The History Of Ophiuchus Shows That Astrologists Were Hip to That 13th Constellation From The Start
Ah, the end of September. The start of autumn and Libra season. Or not, apparently, because according to scientists and astrologers alike, there's a 13th zodiac sign and it's throwing the whole chart off and I'm a Virgo now which, like, no. I'm not. But to delve into the history of Ophiucus, the supposed 13th sign, is to wade into literal thousands of years of astrology drama, in which astronomy, star-gazing, and social pressures are intertwined into one giant knot. This is a deep dive, star nerds. Let's do this.
Using the night sky as a guiding force has been a survival tactic since pretty much the arrival of humans; the practice of astrology that we most closely follow today, "Western Astrology," was established over 2,000 years ago by the Babylonians in Mesopotamia. It was then refined by the Greeks and preserved by the Arab Empire, until its re-emergence in Medieval Europe. The 12 zodiac signs with which we're familiar were named for The Zodiac, a belt of constellations through which the Sun appears to make its way across (from Earth, at least) over the course of a year. The word "zodiac" comes from the Greek zodiakos kuklos, which translates to "circle of animals."
The "Tropical Zodiac" — that is, the 12 zodiac signs and their corresponding characteristics — was created by simultaneously observing the movement of the Sun through the solar system, and the temperament of babies born throughout the year. Astrologers noted the patterns that emerged over time in terms of personality, tendencies, and character traits, and found that they often corresponded with specific night sky alignments.
Up until the 17th century, astrology and astronomy were one and the same, two parts of one discipline. As the Scientific Revolution and the Age of Reason rolled around, a schism formed and has remained ever since. But this shared history reveals a deeper understanding of astronomy than most astrologists are given credit for.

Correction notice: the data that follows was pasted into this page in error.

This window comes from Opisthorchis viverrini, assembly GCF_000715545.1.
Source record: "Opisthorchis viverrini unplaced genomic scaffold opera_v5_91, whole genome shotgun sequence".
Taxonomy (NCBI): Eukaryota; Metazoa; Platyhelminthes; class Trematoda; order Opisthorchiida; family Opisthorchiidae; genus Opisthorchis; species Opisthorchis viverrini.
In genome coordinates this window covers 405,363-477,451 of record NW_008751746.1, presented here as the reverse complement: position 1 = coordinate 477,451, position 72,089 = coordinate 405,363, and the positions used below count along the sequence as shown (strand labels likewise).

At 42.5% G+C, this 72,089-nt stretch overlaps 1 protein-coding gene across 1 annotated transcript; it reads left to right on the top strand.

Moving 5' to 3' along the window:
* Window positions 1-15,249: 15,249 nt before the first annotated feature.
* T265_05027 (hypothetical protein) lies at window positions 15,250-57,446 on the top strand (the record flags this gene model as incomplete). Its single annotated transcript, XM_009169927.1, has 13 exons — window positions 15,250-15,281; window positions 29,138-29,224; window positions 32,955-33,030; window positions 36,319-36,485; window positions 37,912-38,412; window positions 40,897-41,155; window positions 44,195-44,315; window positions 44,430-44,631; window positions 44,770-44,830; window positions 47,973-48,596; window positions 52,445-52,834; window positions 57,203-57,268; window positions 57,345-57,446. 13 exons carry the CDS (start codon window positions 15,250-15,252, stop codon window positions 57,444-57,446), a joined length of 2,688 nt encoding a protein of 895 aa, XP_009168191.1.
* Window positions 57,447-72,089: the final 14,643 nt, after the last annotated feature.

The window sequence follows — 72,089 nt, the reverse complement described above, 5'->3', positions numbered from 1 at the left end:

Ancient astrologists, for example, were very much aware of Ophiuchus, better known as "Serpentarius," the Serpent Holder. It was one of the 48 classic constellations listed by Ptolemy — look through that list, and you'll note the 12 zodiac signs as well. It was also very much known that the Sun did in fact seem to cross through Ophiucus, but as the Sun remained there for only 19 days, the astrologists chose to essentially be like, "Nah" and move from Scorpio directly to Sagittarius.
In 2011, Parke Kunkle, an astronomy professor at Minneapolis and Technical Community College suggested an overhauling of the current astrology charts. The charts have remained static for over 2,000 years, Kunkle argued, while the universe has not. Not only is Ophiucus the 13th zodiac sign, all of the signs, in fact, are off by about a month. If you were born between Nov. 30 and Dec. 17, Kunkle (and a lot of others) argue, then you're an "Ophiucus."
Aaaaaaand that essentially brings us to now. Some astrologers believe that in order to remain true, the discipline needs to shift with the heavens. Others feel that to add a 13th sign would not only screw with the system (12 houses, 12 signs, 12 months in a calendar year), but it's unnecessary. Ophiucus has never been a secret, they argue, so why include it in the zodiac now just because of social pressure? And then there's NASA and other astronomers, who will dip their toe in the zodiac argument just enough to create a ripple — "To ignore Ophiucus is to ignore the reality of what you're studying and also astrology isn't a science anyway" — and then scamp away, giggling.
Images: Giphy (2)